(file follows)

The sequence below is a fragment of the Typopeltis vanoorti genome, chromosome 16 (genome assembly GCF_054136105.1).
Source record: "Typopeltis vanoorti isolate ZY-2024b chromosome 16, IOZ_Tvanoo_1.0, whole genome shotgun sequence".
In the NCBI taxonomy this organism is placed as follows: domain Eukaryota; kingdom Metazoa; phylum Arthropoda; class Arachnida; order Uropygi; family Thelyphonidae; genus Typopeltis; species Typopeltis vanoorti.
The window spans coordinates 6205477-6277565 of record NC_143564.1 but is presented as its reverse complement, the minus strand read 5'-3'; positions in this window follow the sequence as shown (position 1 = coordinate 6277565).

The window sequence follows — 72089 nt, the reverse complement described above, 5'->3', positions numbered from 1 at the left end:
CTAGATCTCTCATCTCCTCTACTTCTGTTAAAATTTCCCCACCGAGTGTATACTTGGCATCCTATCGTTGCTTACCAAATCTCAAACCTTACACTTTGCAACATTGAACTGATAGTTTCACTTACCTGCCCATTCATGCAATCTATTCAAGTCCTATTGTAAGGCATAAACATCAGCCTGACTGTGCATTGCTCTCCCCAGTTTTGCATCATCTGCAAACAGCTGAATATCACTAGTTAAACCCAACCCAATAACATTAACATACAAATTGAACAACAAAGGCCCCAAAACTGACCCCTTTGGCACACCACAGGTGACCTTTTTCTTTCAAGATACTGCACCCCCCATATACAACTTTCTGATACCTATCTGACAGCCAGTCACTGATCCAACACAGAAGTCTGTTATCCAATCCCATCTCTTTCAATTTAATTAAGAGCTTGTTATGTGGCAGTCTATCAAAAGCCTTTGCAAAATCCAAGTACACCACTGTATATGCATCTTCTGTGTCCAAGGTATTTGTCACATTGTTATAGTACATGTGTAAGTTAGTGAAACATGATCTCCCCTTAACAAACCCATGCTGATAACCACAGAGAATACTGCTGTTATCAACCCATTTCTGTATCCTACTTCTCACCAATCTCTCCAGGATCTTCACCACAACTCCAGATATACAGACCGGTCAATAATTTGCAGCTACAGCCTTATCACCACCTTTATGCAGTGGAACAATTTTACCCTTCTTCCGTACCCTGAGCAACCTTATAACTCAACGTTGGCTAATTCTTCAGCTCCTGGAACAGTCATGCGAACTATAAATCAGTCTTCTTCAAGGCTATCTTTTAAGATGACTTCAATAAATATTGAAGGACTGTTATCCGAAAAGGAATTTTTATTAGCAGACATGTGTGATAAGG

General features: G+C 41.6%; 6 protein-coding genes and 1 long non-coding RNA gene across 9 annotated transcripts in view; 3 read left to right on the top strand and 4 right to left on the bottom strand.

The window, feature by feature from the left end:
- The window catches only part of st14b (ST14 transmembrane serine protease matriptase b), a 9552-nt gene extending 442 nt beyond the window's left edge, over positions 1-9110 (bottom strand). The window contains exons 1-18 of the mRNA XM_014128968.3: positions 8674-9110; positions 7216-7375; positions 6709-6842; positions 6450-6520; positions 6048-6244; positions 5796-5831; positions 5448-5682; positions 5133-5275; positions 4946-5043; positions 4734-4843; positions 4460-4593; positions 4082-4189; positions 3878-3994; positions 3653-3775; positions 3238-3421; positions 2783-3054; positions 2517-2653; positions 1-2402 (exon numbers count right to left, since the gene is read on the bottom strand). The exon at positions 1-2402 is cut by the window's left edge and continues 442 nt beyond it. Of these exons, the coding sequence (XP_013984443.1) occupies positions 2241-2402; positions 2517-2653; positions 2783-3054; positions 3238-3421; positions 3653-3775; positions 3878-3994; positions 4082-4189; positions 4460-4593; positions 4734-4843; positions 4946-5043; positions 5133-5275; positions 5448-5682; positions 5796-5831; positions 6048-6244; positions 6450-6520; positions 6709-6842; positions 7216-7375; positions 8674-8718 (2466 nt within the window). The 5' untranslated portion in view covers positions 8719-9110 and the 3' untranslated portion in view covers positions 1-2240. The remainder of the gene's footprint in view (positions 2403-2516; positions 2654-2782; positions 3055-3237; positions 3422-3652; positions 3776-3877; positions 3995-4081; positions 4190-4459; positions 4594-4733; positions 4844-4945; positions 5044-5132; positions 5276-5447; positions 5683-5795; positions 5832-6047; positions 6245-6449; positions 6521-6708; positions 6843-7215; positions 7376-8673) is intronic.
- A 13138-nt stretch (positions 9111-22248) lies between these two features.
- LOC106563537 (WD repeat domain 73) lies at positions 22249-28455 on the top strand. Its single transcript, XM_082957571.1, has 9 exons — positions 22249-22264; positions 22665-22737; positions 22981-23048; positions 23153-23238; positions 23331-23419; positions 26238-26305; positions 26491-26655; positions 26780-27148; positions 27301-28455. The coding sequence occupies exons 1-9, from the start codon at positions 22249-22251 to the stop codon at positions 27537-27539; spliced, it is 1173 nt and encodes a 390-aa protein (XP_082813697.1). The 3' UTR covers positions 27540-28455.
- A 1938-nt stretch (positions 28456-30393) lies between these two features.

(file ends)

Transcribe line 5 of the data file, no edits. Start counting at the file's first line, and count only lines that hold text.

The window sequence follows — 72089 nt, the reverse complement described above, 5'->3', positions numbered from 1 at the left end: